November 23, 2017 by AK
The organizers of Revolution: Russian Art 1917–1932 – the London show mentioned in this post – seem to believe that Russian arts burst into dazzling blossom in 1917 as the revolutionary spring ushered in a kingdom of liberty:
…we will mark the historic centenary by focusing on the 15-year period between 1917 and 1932 when possibilities initially seemed limitless and Russian art flourished across every medium.
Russian art was already flourishing across every medium in 1913, before the great wars and revolutions. Since the London exhibition seems to focus on Malevich, it’s worth remembering that the first version of The Black Square appeared in public in 1913, as part of the stage set for Victory over the Sun, an avant-garde opera by Mikhail Matyushin (music) and Alexey Kruchenykh (libretto).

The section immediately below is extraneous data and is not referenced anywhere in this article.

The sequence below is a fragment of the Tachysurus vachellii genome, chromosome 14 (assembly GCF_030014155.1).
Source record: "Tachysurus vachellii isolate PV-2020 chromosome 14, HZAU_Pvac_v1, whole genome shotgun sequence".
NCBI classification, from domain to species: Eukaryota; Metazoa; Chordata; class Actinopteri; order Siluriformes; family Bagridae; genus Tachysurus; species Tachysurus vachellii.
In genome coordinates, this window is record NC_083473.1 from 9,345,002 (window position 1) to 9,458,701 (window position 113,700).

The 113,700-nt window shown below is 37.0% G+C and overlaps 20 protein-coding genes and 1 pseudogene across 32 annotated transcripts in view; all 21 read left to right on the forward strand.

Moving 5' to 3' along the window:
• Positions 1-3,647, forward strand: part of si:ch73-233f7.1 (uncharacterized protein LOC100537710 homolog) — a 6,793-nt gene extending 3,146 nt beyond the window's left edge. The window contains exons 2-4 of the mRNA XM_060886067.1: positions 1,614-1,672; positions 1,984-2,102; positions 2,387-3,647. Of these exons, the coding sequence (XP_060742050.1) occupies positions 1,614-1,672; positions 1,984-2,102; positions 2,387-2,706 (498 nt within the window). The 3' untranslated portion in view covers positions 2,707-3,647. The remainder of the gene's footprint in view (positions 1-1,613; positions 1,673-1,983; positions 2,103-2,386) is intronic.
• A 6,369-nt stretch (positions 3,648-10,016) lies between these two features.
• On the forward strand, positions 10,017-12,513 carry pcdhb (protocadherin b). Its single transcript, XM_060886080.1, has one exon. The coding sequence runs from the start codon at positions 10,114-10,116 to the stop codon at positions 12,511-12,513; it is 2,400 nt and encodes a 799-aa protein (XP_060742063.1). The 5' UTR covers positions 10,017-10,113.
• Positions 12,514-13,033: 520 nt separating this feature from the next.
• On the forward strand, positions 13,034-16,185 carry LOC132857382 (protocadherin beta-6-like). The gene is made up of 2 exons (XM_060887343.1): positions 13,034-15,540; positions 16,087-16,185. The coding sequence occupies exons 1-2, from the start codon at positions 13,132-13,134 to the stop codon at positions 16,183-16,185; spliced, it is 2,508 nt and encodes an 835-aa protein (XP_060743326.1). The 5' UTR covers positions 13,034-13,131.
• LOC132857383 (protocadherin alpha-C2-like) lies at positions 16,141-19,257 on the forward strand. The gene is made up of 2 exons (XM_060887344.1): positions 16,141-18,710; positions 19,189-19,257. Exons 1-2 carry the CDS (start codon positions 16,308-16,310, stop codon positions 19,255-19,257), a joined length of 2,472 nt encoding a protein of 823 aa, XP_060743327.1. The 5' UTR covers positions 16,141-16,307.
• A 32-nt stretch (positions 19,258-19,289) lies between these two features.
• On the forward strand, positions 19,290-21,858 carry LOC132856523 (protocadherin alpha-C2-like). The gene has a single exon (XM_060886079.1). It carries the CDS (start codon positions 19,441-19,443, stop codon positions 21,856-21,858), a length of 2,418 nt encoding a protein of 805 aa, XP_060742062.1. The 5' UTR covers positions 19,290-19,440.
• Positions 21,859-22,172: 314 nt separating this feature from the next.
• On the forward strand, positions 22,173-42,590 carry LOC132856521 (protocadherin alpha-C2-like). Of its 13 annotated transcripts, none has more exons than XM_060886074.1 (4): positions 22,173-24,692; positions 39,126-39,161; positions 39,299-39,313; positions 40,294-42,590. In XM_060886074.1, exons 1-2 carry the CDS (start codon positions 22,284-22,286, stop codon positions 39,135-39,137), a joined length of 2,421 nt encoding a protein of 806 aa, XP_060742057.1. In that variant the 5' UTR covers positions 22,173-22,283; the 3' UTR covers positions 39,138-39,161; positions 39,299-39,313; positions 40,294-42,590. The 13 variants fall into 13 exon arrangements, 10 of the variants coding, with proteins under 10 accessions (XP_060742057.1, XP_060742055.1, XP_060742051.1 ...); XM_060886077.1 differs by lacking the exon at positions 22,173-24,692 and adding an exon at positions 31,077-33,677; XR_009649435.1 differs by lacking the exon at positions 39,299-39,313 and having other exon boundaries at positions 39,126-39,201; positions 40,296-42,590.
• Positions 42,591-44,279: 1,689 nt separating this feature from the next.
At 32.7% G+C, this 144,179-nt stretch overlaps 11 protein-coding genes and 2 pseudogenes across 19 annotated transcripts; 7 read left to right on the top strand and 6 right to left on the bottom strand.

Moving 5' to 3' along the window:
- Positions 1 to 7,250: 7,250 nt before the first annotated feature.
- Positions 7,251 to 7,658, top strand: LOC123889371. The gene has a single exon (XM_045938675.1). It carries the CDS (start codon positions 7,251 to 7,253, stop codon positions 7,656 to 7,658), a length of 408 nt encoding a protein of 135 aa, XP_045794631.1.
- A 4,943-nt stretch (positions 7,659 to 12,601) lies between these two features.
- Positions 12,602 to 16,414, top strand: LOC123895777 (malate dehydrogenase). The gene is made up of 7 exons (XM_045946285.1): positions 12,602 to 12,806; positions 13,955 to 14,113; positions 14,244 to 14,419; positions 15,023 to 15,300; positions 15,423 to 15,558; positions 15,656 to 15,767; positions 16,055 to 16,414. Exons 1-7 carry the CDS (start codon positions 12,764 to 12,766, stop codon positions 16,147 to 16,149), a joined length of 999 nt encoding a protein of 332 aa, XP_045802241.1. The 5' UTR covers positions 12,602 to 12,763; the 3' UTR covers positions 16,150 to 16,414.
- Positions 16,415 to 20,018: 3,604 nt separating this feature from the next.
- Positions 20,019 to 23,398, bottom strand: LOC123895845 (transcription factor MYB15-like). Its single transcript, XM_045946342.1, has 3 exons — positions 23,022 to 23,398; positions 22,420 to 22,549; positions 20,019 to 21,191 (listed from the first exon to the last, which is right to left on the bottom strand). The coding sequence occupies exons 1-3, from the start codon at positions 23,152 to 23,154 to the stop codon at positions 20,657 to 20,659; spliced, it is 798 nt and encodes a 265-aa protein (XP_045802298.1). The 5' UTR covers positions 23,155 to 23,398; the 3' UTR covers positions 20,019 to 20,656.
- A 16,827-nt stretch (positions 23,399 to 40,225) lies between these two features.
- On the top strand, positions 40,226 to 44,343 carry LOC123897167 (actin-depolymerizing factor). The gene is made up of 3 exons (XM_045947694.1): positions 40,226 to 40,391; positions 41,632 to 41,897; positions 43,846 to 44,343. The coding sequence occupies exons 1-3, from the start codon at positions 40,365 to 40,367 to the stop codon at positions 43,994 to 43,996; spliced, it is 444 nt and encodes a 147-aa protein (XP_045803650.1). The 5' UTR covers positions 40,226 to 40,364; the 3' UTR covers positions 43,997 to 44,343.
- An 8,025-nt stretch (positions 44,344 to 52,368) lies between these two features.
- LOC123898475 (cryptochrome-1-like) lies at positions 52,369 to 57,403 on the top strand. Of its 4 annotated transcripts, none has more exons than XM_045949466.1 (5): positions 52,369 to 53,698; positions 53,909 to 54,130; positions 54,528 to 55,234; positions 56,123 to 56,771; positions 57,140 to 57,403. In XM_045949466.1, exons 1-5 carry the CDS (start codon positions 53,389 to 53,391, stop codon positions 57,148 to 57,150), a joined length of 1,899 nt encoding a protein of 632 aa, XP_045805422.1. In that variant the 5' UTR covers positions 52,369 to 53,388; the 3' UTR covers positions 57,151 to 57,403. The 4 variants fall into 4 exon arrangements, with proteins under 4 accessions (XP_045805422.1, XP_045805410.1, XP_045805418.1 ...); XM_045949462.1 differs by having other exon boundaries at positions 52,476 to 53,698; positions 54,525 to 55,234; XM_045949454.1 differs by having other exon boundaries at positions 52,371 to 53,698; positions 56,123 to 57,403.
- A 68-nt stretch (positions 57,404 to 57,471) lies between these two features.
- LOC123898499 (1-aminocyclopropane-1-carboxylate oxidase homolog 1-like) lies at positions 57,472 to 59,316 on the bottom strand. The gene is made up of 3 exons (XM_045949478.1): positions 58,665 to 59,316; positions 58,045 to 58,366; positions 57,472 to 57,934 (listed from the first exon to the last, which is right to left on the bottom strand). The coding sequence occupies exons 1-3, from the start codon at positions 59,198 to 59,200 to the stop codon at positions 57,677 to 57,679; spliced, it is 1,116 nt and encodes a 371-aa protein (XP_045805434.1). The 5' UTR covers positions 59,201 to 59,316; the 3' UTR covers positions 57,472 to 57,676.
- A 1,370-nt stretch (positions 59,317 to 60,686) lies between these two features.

As I’ve said in one of the Someone 1917 posts, the events of 1917 broke out in the midst of a golden age for Russian visual and performative arts. Actually, the Moscow exhibit makes it more or less clear that relatively few creators perceived the revolution as a chance to finally start some artistic project impossible under the old regime. It also helps to bear in mind how many artists left or declined to return to Russia in 1917-1932.
On the other hand, enough of them stayed behind for the cultural milieu to linger on for a while and to raise a new generation of competent artists to serve the needs of the Soviet state. The unasked question is how Russian arts would have fared in 1917-1932 under a less murderous and divisive regime.